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 Articles: Transatlantic Services: Their Beginning

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Transatlantic Services: Their Beginning

To the most important things responsible for the globalization of the world that we enjoy today is definitely flying and specifically the advent of Transatlantic Flight. In the beginning of the 20th century, the only thing holding the world back was the Atlantic Ocean that was separating the powerful United States with the ancient Europe. It was a powerful combination that would allow the globalization of the world when the time came. However, in the beginning of the 20th century the main problem was the aerodynamic complications that prevented the planes at the time from crossing the Transatlantic. The internal vibrations and other complications prevented such long range and long duration flights. Thus, the only way to cross the Atlantic from the United States to Europe and specifically England was to go across with a transatlantic ship. For this journey, a transatlantic ship took about 7 days to cross the vast gulf of the Atlantic Ocean.



However, all of that changed when the daring and brave aviator Charles Lindberg crossed the Atlantic in a plane in 1927. It signaled beginning of a new era when the traveling between the two continents would become commonplace someday. As soon as the 1930’s started air carriers at the time started experimenting with transatlantic flights. Of course the first experiments were empty flight but the slowly and slowly carriers started carrying postal mail with the transatlantic flights. At the time, there were two major carriers: British Imperial Airways and Pan American Airways, which would in time, become the flag carrier of the United States. Both of these airlines started to cross the Atlantic and deliver postal mail across the two continents. However also Deutsche Air was a powerful competition as it carried mail between South America and West Africa. Although it was some time before investors would start commercial flights with passengers, these ail mail routes provided the necessary expertise for the transatlantic flight. A postal flight across the Atlantic Ocean was concluded in less than a day.

Another major problem at the time was the availability off suitable landing strips for transatlantic flights. The necessary concrete just wasn’t there and thus instead of land planes, ship planes called the Flying Boats were used for Transatlantic flights. These flying boats were easily capable of landing in water with the fuselage acting as the landing gear or a boat.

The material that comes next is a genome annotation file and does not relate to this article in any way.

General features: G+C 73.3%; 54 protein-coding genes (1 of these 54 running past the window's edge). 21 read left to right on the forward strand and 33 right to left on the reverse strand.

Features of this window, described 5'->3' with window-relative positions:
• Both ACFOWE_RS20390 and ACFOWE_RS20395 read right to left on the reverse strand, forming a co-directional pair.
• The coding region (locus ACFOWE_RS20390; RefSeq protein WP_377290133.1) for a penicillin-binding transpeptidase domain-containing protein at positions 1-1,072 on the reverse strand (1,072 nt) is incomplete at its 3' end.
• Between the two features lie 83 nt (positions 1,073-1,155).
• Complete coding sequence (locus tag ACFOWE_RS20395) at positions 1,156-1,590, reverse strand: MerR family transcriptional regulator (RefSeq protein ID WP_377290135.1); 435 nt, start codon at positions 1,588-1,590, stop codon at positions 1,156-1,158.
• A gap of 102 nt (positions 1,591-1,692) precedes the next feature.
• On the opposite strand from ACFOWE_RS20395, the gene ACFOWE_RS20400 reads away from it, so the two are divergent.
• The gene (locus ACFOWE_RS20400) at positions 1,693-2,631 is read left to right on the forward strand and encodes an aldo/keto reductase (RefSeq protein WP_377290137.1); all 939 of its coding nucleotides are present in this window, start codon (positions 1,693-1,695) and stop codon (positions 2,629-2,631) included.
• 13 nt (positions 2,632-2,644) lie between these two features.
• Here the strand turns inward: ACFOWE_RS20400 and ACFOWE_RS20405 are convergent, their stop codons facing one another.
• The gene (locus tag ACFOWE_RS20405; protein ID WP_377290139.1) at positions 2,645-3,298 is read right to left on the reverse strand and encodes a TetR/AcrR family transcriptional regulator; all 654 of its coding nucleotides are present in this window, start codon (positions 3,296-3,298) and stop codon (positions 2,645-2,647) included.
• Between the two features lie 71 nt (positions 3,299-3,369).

It was perhaps Pan AM vision that allowed transatlantic flights to become really successful and commonplace. Juan Trippe, who was the founder of PAN AM quickly saw that transatlantic flights would be a major business someday and he quickly negotiated for routes and stopping points along the way like the Bahamas. He also ordered a special flying boat to be produced the legendary B-314 which would continue to serve the PAN AM fleet for decades to come. It was able to carry 74 passengers and it had a galley and sleeping quarters aboard. At last, the big day came when in June 28, 1939 PAN AM had its first commercial flight with passenger across the Atlantic. This first flight was between New York and France and the passengers were charged $375 for a one way trip. It was the beginning of an era where PAN AM would dominate the world with its famous Clipper Service that flew across the Atlantic continuously and dominatingly.

Although the World War II proved to be slow in business due to world affairs, after the war the pace of aeronautics and commercial flights across the Atlantic picked up speed. It was also a time of boom for American carriers as the carriers pf Europe were war weary. Three major American carriers were present at the time: The famous PAN AM, the American Export Company and Transcontinental and Western Airlines (T W A). Especially right after World War II, these American carriers were especially dominant in the world market for transatlantic flights. However as the wounds of the war were getting licked, European Air Carriers also begun to emerge as competitors I the Transatlantic Air Market. Airlines such as the Belgium Sabena and the Dutch Royal Airways like the KLM would also provide a stiff competition to the American Carriers. However, the transatlantic carrier PAN AM proved to be the most famous and the most powerful of all the airlines in the Transatlantic route until its collapse in 1991. However, it was responsible for pioneering the way and joining the two continents together. By the advent of the 1950’s, Air Travel between the two continents of the Atlantic Ocean had become commonplace and the world was on its way to becoming a one big global community.




 
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